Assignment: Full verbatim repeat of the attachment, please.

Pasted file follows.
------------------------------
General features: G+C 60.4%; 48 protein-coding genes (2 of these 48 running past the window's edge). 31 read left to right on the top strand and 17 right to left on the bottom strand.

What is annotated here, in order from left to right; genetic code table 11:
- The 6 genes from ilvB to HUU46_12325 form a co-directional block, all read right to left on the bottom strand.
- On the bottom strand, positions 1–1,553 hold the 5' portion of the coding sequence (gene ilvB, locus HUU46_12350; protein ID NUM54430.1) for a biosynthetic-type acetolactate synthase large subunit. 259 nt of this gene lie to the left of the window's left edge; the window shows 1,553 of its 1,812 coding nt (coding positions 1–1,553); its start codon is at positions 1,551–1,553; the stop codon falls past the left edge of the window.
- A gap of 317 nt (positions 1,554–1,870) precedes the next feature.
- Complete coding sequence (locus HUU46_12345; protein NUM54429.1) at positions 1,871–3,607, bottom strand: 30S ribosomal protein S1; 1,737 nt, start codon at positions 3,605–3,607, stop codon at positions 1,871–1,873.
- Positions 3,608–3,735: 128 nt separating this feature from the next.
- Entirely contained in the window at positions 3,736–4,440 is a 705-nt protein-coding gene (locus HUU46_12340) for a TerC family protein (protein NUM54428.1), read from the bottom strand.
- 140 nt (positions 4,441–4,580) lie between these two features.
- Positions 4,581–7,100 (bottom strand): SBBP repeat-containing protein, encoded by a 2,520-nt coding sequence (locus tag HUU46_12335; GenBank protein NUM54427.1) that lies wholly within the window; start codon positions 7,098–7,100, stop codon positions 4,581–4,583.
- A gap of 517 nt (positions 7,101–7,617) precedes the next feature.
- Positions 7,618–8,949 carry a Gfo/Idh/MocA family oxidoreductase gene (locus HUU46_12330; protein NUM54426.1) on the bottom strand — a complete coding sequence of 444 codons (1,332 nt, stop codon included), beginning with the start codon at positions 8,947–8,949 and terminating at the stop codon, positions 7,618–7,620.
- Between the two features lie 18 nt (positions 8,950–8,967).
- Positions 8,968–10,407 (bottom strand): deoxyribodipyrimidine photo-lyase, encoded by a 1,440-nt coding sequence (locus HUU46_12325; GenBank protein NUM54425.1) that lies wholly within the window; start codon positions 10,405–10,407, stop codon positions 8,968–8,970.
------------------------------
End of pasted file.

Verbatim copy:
General features: G+C 60.4%; 48 protein-coding genes (2 of these 48 running past the window's edge). 31 read left to right on the top strand and 17 right to left on the bottom strand.

What is annotated here, in order from left to right; genetic code table 11:
- The 6 genes from ilvB to HUU46_12325 form a co-directional block, all read right to left on the bottom strand.
- On the bottom strand, positions 1–1,553 hold the 5' portion of the coding sequence (gene ilvB, locus HUU46_12350; protein ID NUM54430.1) for a biosynthetic-type acetolactate synthase large subunit. 259 nt of this gene lie to the left of the window's left edge; the window shows 1,553 of its 1,812 coding nt (coding positions 1–1,553); its start codon is at positions 1,551–1,553; the stop codon falls past the left edge of the window.
- A gap of 317 nt (positions 1,554–1,870) precedes the next feature.
- Complete coding sequence (locus HUU46_12345; protein NUM54429.1) at positions 1,871–3,607, bottom strand: 30S ribosomal protein S1; 1,737 nt, start codon at positions 3,605–3,607, stop codon at positions 1,871–1,873.
- Positions 3,608–3,735: 128 nt separating this feature from the next.
- Entirely contained in the window at positions 3,736–4,440 is a 705-nt protein-coding gene (locus HUU46_12340) for a TerC family protein (protein NUM54428.1), read from the bottom strand.
- 140 nt (positions 4,441–4,580) lie between these two features.
- Positions 4,581–7,100 (bottom strand): SBBP repeat-containing protein, encoded by a 2,520-nt coding sequence (locus tag HUU46_12335; GenBank protein NUM54427.1) that lies wholly within the window; start codon positions 7,098–7,100, stop codon positions 4,581–4,583.
- A gap of 517 nt (positions 7,101–7,617) precedes the next feature.
- Positions 7,618–8,949 carry a Gfo/Idh/MocA family oxidoreductase gene (locus HUU46_12330; protein NUM54426.1) on the bottom strand — a complete coding sequence of 444 codons (1,332 nt, stop codon included), beginning with the start codon at positions 8,947–8,949 and terminating at the stop codon, positions 7,618–7,620.
- Between the two features lie 18 nt (positions 8,950–8,967).
- Positions 8,968–10,407 (bottom strand): deoxyribodipyrimidine photo-lyase, encoded by a 1,440-nt coding sequence (locus HUU46_12325; GenBank protein NUM54425.1) that lies wholly within the window; start codon positions 10,405–10,407, stop codon positions 8,968–8,970.